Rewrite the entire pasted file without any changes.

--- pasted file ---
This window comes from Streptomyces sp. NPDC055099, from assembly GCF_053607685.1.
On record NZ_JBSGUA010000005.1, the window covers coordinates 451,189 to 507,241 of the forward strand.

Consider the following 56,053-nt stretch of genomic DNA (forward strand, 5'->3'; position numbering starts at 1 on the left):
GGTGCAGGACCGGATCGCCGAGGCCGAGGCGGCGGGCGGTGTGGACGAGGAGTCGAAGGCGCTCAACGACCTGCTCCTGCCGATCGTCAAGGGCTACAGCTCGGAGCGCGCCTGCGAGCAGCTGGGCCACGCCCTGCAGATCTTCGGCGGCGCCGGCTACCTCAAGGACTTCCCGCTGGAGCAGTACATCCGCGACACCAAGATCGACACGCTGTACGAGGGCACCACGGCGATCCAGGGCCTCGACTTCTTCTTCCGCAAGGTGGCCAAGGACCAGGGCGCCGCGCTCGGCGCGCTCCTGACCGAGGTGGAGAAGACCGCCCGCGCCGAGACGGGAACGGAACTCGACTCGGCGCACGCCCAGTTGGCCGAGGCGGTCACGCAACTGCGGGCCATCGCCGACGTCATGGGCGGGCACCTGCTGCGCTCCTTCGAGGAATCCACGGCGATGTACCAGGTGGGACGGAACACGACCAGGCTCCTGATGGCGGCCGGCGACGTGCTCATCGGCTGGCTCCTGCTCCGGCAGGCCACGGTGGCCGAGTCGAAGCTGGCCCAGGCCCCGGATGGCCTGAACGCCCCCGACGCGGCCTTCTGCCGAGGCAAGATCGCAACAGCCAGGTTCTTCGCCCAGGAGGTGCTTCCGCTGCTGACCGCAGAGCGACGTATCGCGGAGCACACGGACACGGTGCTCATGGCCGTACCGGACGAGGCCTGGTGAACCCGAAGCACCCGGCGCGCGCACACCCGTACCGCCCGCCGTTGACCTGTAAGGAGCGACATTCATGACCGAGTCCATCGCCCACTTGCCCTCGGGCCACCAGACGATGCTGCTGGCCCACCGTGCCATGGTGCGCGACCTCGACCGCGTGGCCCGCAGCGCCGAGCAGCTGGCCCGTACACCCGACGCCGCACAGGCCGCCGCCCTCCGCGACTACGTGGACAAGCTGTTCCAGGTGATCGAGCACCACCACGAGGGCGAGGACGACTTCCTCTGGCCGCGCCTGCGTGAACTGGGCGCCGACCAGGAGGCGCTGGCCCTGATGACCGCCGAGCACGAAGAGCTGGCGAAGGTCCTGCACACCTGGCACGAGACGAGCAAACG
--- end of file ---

This window comes from Streptomyces sp. NPDC055099, from assembly GCF_053607685.1.
On record NZ_JBSGUA010000005.1, the window covers coordinates 451,189 to 507,241 of the forward strand.

Consider the following 56,053-nt stretch of genomic DNA (forward strand, 5'->3'; position numbering starts at 1 on the left):
GGTGCAGGACCGGATCGCCGAGGCCGAGGCGGCGGGCGGTGTGGACGAGGAGTCGAAGGCGCTCAACGACCTGCTCCTGCCGATCGTCAAGGGCTACAGCTCGGAGCGCGCCTGCGAGCAGCTGGGCCACGCCCTGCAGATCTTCGGCGGCGCCGGCTACCTCAAGGACTTCCCGCTGGAGCAGTACATCCGCGACACCAAGATCGACACGCTGTACGAGGGCACCACGGCGATCCAGGGCCTCGACTTCTTCTTCCGCAAGGTGGCCAAGGACCAGGGCGCCGCGCTCGGCGCGCTCCTGACCGAGGTGGAGAAGACCGCCCGCGCCGAGACGGGAACGGAACTCGACTCGGCGCACGCCCAGTTGGCCGAGGCGGTCACGCAACTGCGGGCCATCGCCGACGTCATGGGCGGGCACCTGCTGCGCTCCTTCGAGGAATCCACGGCGATGTACCAGGTGGGACGGAACACGACCAGGCTCCTGATGGCGGCCGGCGACGTGCTCATCGGCTGGCTCCTGCTCCGGCAGGCCACGGTGGCCGAGTCGAAGCTGGCCCAGGCCCCGGATGGCCTGAACGCCCCCGACGCGGCCTTCTGCCGAGGCAAGATCGCAACAGCCAGGTTCTTCGCCCAGGAGGTGCTTCCGCTGCTGACCGCAGAGCGACGTATCGCGGAGCACACGGACACGGTGCTCATGGCCGTACCGGACGAGGCCTGGTGAACCCGAAGCACCCGGCGCGCGCACACCCGTACCGCCCGCCGTTGACCTGTAAGGAGCGACATTCATGACCGAGTCCATCGCCCACTTGCCCTCGGGCCACCAGACGATGCTGCTGGCCCACCGTGCCATGGTGCGCGACCTCGACCGCGTGGCCCGCAGCGCCGAGCAGCTGGCCCGTACACCCGACGCCGCACAGGCCGCCGCCCTCCGCGACTACGTGGACAAGCTGTTCCAGGTGATCGAGCACCACCACGAGGGCGAGGACGACTTCCTCTGGCCGCGCCTGCGTGAACTGGGCGCCGACCAGGAGGCGCTGGCCCTGATGACCGCCGAGCACGAAGAGCTGGCGAAGGTCCTGCACACCTGGCACGAGACGAGCAAACG